In the past 40 years the descriptions of Mormon literature published by Eugene England and his successors have designated oratory as one of the primary forms of our literary output, one that Church members are most familiar with. It is in oratory, as well as the personal essay, that Mormons are sometimes thought to excel. Given the pattern of Mormon worship, that makes sense.
But we also might ask whether a strength in oratory is best for our literature. Are some forms of literature inherently better than others? And does the Mormon view differ from that of others who have examined literature?
Its no surprise that Orson F. Whitney had has opinion about oratory:
Continue reading “Sunday Lit Crit Sermon #87: Orson F. Whitney on Oratory as Milk”
I suffer from a malady that could best be described as big-tentism or maybe as omni-sympathetica. I find it easy both to be captured by narratives of many different types and to be hyper-critical of narratives of many different types. On the one hand this is a good thing: I like to read everything from formulaic genre novels to the densest literary fiction to the most experimental fiction. I am easily drawn in to the narrative flow and only egregious lack of craftsmanship is liable to knock me out of it. All that gives me a certain breadth and facility as a reader, a writer and a critic.
The downside, of course, is that it means that almost every read for me is a burst of narrative payoff that then quickly mellows in to mixed success. It also that means that, although I try my best to evaluate stories in relation to their genres and individual goals, as an editor and critic I do have a tendency to want to nudge works in to this preferred nexus of mine of genre, literary and experimental.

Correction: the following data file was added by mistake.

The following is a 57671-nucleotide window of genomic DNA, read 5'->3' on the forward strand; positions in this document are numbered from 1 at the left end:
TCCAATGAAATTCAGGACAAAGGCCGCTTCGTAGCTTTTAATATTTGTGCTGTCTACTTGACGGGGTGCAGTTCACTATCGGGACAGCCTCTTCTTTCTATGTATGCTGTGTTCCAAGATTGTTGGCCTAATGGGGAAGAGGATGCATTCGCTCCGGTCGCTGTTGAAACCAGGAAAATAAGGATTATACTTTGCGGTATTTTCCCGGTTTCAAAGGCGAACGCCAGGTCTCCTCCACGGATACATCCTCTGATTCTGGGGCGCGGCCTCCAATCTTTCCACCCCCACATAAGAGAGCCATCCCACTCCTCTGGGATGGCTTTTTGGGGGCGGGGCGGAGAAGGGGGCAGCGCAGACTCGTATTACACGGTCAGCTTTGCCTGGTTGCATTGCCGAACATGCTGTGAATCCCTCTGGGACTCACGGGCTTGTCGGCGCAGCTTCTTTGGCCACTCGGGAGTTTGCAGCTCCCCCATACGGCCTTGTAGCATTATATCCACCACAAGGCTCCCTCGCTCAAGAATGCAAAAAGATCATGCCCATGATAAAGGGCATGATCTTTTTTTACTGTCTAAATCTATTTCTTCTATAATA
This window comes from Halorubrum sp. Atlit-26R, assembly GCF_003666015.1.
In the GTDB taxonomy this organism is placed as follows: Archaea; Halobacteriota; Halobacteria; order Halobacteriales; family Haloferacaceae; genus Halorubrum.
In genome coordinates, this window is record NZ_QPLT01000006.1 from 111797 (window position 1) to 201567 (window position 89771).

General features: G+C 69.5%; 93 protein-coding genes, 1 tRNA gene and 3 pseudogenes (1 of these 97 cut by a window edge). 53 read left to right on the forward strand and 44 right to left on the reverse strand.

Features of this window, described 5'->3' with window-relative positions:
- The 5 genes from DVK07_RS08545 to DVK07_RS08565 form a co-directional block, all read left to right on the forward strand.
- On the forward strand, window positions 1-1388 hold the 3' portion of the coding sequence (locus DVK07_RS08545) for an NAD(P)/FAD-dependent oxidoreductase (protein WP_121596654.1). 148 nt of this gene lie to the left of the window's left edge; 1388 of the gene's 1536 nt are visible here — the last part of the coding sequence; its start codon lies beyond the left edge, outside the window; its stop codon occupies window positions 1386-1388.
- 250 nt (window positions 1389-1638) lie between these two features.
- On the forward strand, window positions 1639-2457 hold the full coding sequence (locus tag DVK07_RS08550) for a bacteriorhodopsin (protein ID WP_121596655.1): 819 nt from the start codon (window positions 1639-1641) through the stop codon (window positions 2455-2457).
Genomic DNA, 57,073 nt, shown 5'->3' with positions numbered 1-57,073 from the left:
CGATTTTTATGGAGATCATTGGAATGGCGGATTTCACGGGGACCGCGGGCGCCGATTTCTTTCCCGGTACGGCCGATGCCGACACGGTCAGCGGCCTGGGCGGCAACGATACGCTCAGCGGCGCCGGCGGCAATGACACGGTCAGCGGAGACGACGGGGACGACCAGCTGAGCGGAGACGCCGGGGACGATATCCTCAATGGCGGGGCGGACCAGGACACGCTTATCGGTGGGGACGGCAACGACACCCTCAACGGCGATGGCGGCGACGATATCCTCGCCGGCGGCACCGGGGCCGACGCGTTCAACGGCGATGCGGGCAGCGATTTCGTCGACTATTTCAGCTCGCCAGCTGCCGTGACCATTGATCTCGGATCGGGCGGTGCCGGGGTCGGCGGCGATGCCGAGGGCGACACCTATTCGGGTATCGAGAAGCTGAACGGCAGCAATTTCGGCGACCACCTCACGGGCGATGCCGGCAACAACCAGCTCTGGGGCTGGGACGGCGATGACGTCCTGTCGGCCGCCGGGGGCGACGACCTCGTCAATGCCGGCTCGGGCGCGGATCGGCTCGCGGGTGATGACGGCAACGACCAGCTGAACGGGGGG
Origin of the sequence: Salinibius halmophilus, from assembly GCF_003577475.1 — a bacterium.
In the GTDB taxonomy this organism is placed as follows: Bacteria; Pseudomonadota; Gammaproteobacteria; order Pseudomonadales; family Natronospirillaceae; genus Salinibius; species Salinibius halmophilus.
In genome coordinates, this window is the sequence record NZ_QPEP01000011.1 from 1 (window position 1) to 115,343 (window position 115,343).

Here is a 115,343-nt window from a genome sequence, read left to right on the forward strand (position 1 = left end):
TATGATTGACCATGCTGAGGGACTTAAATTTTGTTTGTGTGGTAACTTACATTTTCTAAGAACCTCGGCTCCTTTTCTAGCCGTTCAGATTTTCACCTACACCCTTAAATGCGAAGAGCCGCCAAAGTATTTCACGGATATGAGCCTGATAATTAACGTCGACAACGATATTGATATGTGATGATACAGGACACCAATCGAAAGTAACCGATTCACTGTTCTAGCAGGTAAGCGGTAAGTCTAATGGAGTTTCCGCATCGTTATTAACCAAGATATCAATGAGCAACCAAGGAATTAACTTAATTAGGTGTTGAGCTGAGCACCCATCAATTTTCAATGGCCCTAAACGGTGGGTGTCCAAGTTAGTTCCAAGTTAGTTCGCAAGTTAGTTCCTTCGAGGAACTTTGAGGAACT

So that’s sort of a weird preface to this next part, but I wanted to establish my personal psycho-critical space that informs how I react to the following thoughts from Rick Moody (found in this excellent interview — the whole thing is worth reading or viewing at Big Think): Continue reading “Rick Moody on knowing where the payoff is going to be”
When I first started taking Portuguese literature classes, I came across a literary form I wasn’t familiar with, the CrÃ´nica. A short short story meant for publication in newspapers, the CrÃ´nica may be the chief form of short fiction in Portuguese. Since these stories are almost always told in a chronological order, are based on everyday life and are often slightly critical, they might be best compared to the Anecdote (although they are generally longer). [In Portuguese, the term AnedÃ³ta doesn’t exactly mean the same as our anecdote, but instead is limited to humorous stories.]
I guess what surprised me most about the CrÃ´nica was that it never seemed like a separate literary form to me. I thought it was simply a short story that appeared in the newspaper, no different from other short stories. In this sense also, I think it is like the Anecdote, a form that is sometimes lost or ignored because of its ubiquitousness, and because it is so often contained in other forms.
In the LDS context, I think the Anecdote is probably one of our most prevalent forms of literature, regularly used both by prophets and most Church members. Continue reading “Speaking Anecdotally”